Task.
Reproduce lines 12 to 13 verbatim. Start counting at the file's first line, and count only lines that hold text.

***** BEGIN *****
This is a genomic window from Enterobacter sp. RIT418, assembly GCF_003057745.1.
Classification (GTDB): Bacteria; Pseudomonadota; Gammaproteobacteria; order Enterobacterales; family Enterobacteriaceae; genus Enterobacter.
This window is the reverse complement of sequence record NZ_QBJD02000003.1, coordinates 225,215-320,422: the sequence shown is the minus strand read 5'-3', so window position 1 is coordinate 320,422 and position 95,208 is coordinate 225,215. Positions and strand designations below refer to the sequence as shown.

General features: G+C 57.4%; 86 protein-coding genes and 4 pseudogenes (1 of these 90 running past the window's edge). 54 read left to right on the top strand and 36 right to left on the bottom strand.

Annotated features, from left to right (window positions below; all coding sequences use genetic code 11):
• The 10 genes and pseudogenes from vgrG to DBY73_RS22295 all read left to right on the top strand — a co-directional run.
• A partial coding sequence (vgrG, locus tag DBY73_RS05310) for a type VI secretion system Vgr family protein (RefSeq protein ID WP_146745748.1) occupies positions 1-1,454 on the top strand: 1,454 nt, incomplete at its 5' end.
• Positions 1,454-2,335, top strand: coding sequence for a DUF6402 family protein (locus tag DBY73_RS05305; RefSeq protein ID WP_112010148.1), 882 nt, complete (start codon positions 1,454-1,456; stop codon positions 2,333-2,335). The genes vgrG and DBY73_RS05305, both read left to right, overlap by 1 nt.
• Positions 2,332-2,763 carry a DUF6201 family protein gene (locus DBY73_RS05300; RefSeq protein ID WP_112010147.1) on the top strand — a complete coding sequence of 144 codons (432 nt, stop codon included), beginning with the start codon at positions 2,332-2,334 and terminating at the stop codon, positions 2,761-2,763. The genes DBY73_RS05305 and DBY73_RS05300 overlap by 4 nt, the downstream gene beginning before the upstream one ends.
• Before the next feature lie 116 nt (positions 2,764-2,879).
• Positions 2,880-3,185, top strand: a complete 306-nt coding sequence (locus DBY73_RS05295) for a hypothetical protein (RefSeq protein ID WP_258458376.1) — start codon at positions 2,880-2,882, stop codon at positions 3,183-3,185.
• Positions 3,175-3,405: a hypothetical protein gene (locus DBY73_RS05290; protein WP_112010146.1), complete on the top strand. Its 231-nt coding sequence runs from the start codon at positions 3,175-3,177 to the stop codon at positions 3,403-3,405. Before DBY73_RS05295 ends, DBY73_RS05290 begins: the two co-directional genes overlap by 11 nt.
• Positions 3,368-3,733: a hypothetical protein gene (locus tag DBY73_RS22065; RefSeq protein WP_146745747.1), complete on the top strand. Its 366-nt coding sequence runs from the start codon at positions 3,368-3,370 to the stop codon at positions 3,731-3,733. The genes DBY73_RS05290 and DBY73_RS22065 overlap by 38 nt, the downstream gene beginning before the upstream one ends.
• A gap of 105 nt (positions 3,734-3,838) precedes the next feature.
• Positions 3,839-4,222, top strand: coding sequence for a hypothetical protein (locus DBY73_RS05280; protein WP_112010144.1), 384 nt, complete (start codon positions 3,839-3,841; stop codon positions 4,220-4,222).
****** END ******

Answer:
• Positions 3,175-3,405: a hypothetical protein gene (locus DBY73_RS05290; protein WP_112010146.1), complete on the top strand. Its 231-nt coding sequence runs from the start codon at positions 3,175-3,177 to the stop codon at positions 3,403-3,405. Before DBY73_RS05295 ends, DBY73_RS05290 begins: the two co-directional genes overlap by 11 nt.
• Positions 3,368-3,733: a hypothetical protein gene (locus tag DBY73_RS22065; RefSeq protein WP_146745747.1), complete on the top strand. Its 366-nt coding sequence runs from the start codon at positions 3,368-3,370 to the stop codon at positions 3,731-3,733. The genes DBY73_RS05290 and DBY73_RS22065 overlap by 38 nt, the downstream gene beginning before the upstream one ends.